Margaret Lefranc and Laura Gilpin

Musical Trees, 1978, was painted after Margaret went with Laura Gilpin to Canyon de Chelly National Monument, a vast park in northeastern Arizona on Navajo tribal lands.  Though they frequently exchanged paintings and photographs, Laura wanted this one in particular for her collection and gave Margaret in return her Canyon de Chelly, 1976.   Before her death, Gilpin returned Musical Trees to Lefranc.

When Laura Gilpin wanted to go to Canyon de Chelly, Gilpin asked Margaret Lefranc to drive her to round out a book she was writing.  “She took pictures of me and I took a lot of photographs of her.  That was in 1976.  She had great difficulty in standing.  She had to use a crutch, and it’s kind of difficult to use that great big camera she had…while hanging onto a crutch.  So I helped.  She got what she needed and developed everything in her darkroom.”[1]

 Even at the age of eighty-six, Gilpin insisted on sleeping under the November stars in Arizona’s Canyon de Chelly.     Gilpin was relieved as Margaret’s Renault carried all of the cameras plus their camping equipment and food.  Enduring the elements, Laura stood and photographed, balancing her huge camera wherever she could manage it, in order to capture one incredible vista after another.  Her major photographic study of Canyon de Chelly was to become Gilpin’s final comment on the Navajo way of life. When she was eight-four, her body of work eventually earned her a Guggenheim Fellowship.

Wanting to build a studio in front of her home for Margaret to paint and to be closer, Gilpin also wished to tutor Margaret into becoming a photographer.  Lefranc had to decline.  Since six years old, Lefranc always remained true to her own dream as a painter—and there was no time to do both.  She was also in the process of building her own studio with windows facing Atalaya Mountains—the mountains she loved and painted so often in different temperaments.

In her own writings about Gilpin, Margaret noted that the photographer finally took her advice and hired a gifted young woman, Mary Peck…who learned how to develop photographs exactly the way Gilpin wanted her to, that is, the way Gilpin developed them herself…Then they were given to Eleanor Caponigro to design the catalogue for Gilpin’s Canyon de Chelly book.  “Laura also insisted that I illustrate her book and create chapter headings…”

 According to Sina Brush who began working with Laura Gilpin as her personal assistant in 1973, in her book Working with Laura Gilpin, Photographer,[2] Brush writes, “Laura’s …venerable history included photographs made at the canyon over many years, so Canyon de Chelly was her ‘coming home’ project, the final statement of her life filled with affection for her friends…As she worked, it brought back endless happy memories traveling with Betsy on the reservation off and on for years, every trip a satisfying wonderful excursion for two dear friends, no doubt greeted everywhere by Navajo remembering them fondly…a tender remembrance for them of earlier days.[3]”  Laura  added, “Everything I’ve published so far had some sort of grief…I’m just hoping this Canyon de Chelly book will come closer to my ideals of the book I’d like to turn out before I finish.”[4]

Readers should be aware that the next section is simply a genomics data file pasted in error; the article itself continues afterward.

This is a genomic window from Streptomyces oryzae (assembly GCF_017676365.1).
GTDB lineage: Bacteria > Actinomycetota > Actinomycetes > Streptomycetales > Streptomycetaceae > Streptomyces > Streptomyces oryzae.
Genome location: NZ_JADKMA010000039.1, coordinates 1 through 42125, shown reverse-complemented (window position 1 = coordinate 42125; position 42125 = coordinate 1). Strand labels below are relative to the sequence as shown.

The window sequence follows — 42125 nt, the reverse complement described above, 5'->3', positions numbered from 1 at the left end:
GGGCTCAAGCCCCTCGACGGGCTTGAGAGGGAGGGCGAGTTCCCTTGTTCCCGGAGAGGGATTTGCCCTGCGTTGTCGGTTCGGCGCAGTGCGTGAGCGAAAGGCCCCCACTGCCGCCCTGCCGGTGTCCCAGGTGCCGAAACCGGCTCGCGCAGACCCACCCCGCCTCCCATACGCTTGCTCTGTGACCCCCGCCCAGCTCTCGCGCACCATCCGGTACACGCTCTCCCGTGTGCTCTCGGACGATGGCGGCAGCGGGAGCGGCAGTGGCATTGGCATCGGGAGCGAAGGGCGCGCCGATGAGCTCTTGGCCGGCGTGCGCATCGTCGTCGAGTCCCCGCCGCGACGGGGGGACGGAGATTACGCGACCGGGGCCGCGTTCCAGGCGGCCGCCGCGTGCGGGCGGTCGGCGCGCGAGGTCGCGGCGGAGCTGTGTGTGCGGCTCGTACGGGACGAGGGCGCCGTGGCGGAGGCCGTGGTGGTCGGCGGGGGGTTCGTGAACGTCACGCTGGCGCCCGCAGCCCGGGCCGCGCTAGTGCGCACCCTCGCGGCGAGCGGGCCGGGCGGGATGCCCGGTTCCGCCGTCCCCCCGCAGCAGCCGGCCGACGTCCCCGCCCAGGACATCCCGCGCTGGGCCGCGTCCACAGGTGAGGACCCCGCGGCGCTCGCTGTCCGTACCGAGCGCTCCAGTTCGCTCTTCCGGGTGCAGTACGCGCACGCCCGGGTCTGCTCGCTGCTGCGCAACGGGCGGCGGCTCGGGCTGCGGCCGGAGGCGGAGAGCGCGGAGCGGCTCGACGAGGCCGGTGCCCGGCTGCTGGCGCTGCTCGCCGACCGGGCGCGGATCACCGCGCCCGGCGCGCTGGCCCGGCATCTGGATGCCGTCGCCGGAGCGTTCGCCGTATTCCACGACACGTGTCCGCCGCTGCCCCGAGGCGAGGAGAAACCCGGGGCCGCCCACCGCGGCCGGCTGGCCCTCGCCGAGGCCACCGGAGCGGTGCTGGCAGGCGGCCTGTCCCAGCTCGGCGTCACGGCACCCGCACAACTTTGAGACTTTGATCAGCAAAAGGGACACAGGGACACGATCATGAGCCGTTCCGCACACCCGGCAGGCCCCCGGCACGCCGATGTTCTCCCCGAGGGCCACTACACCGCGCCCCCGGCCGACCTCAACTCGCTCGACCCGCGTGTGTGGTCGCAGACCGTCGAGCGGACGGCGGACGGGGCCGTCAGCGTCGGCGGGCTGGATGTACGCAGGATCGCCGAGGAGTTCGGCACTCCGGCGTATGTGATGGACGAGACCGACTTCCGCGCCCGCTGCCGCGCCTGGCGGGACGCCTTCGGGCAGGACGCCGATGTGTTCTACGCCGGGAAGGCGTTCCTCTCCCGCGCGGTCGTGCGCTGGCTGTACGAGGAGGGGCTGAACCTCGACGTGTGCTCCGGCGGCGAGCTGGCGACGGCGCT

According to Margaret Lefranc, The School of American Research agreed to underwrite Laura’s book.  It paid Margaret three hundred and fifty dollars for illustrating the chapter headings.  Caponigro was very pleased with the drawings.  The University of Arizona Press was going to publish the book.[5]  When the book was about to be published, a Navajo man said he was going to sue because, according to the Navajo religions, if a picture was taken of someone, the photograph would steal the soul of the person who was photographed.  He said that he was going to sue for the loss of his soul for a million bucks. Well, they simply stopped the publication[6]…Laura had gotten verbal approval for her photographs.  She never took a photograph without getting the subject’s permission, but at the time most of those women with babies did not write or read.[7]  The book on Canyon de Chelly was never published.  Laura never spoke of the bitter disappointment--except with her best friend Margaret Lefranc.

 

[1] Margaret Lefranc interviews with Sandra McKenzie, 1994-1996.

[2] Sina Brush, Working with Laura Gilpin, Photographer, pg. 175, published by Tomboy Press © Sina Brush.

[3] Sina Brush, Op. cit., pg. 171.

[4]Sina Brush, Working with Laura Gilpin, Photographer, Op. cit., pg. 175.

[5] Lois Katz, A Lifetime of Imaging:  The Art of Margaret Lefranc, Nouveau Ventures Unlimited, Inc., in association with the Margaret Lefranc Art Foundation, pg. 220

[6] Margaret Lefranc, interview with Mark Simmons, September 29, 1996.

[7]Lois Katz, A Lifetime of Imaging:  The Art of Margaret Lefranc, pg. 220, Op. cit.

 Margaret Lefranc, interviews with McKenzie, 1994-1996, Op .cit.